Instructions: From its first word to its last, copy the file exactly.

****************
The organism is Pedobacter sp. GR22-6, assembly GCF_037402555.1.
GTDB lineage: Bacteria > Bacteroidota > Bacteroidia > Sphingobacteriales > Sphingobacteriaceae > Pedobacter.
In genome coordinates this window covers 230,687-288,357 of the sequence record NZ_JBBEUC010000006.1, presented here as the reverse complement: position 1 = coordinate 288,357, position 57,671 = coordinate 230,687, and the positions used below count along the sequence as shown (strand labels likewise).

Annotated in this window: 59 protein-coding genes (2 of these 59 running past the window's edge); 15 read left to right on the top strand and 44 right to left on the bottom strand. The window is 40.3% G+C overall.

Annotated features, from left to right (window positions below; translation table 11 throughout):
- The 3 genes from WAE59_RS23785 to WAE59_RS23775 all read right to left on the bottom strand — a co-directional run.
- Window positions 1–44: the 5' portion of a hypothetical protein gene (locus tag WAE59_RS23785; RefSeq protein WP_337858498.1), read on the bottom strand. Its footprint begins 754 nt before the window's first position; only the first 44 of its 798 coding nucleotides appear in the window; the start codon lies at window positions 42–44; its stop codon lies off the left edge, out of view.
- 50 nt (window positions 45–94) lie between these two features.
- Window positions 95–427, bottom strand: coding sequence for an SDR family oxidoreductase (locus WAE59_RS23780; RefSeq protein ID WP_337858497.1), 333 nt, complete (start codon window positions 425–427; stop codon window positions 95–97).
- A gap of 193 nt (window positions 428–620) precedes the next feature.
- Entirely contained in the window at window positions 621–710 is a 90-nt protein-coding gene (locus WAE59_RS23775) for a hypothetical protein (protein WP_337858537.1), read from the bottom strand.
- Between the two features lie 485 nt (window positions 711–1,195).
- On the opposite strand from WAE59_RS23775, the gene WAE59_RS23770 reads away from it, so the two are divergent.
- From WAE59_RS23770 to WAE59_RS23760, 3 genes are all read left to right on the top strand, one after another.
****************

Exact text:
The organism is Pedobacter sp. GR22-6, assembly GCF_037402555.1.
GTDB lineage: Bacteria > Bacteroidota > Bacteroidia > Sphingobacteriales > Sphingobacteriaceae > Pedobacter.
In genome coordinates this window covers 230,687-288,357 of the sequence record NZ_JBBEUC010000006.1, presented here as the reverse complement: position 1 = coordinate 288,357, position 57,671 = coordinate 230,687, and the positions used below count along the sequence as shown (strand labels likewise).

Annotated in this window: 59 protein-coding genes (2 of these 59 running past the window's edge); 15 read left to right on the top strand and 44 right to left on the bottom strand. The window is 40.3% G+C overall.

Annotated features, from left to right (window positions below; translation table 11 throughout):
- The 3 genes from WAE59_RS23785 to WAE59_RS23775 all read right to left on the bottom strand — a co-directional run.
- Window positions 1–44: the 5' portion of a hypothetical protein gene (locus tag WAE59_RS23785; RefSeq protein WP_337858498.1), read on the bottom strand. Its footprint begins 754 nt before the window's first position; only the first 44 of its 798 coding nucleotides appear in the window; the start codon lies at window positions 42–44; its stop codon lies off the left edge, out of view.
- 50 nt (window positions 45–94) lie between these two features.
- Window positions 95–427, bottom strand: coding sequence for an SDR family oxidoreductase (locus WAE59_RS23780; RefSeq protein ID WP_337858497.1), 333 nt, complete (start codon window positions 425–427; stop codon window positions 95–97).
- A gap of 193 nt (window positions 428–620) precedes the next feature.
- Entirely contained in the window at window positions 621–710 is a 90-nt protein-coding gene (locus WAE59_RS23775) for a hypothetical protein (protein WP_337858537.1), read from the bottom strand.
- Between the two features lie 485 nt (window positions 711–1,195).
- On the opposite strand from WAE59_RS23775, the gene WAE59_RS23770 reads away from it, so the two are divergent.
- From WAE59_RS23770 to WAE59_RS23760, 3 genes are all read left to right on the top strand, one after another.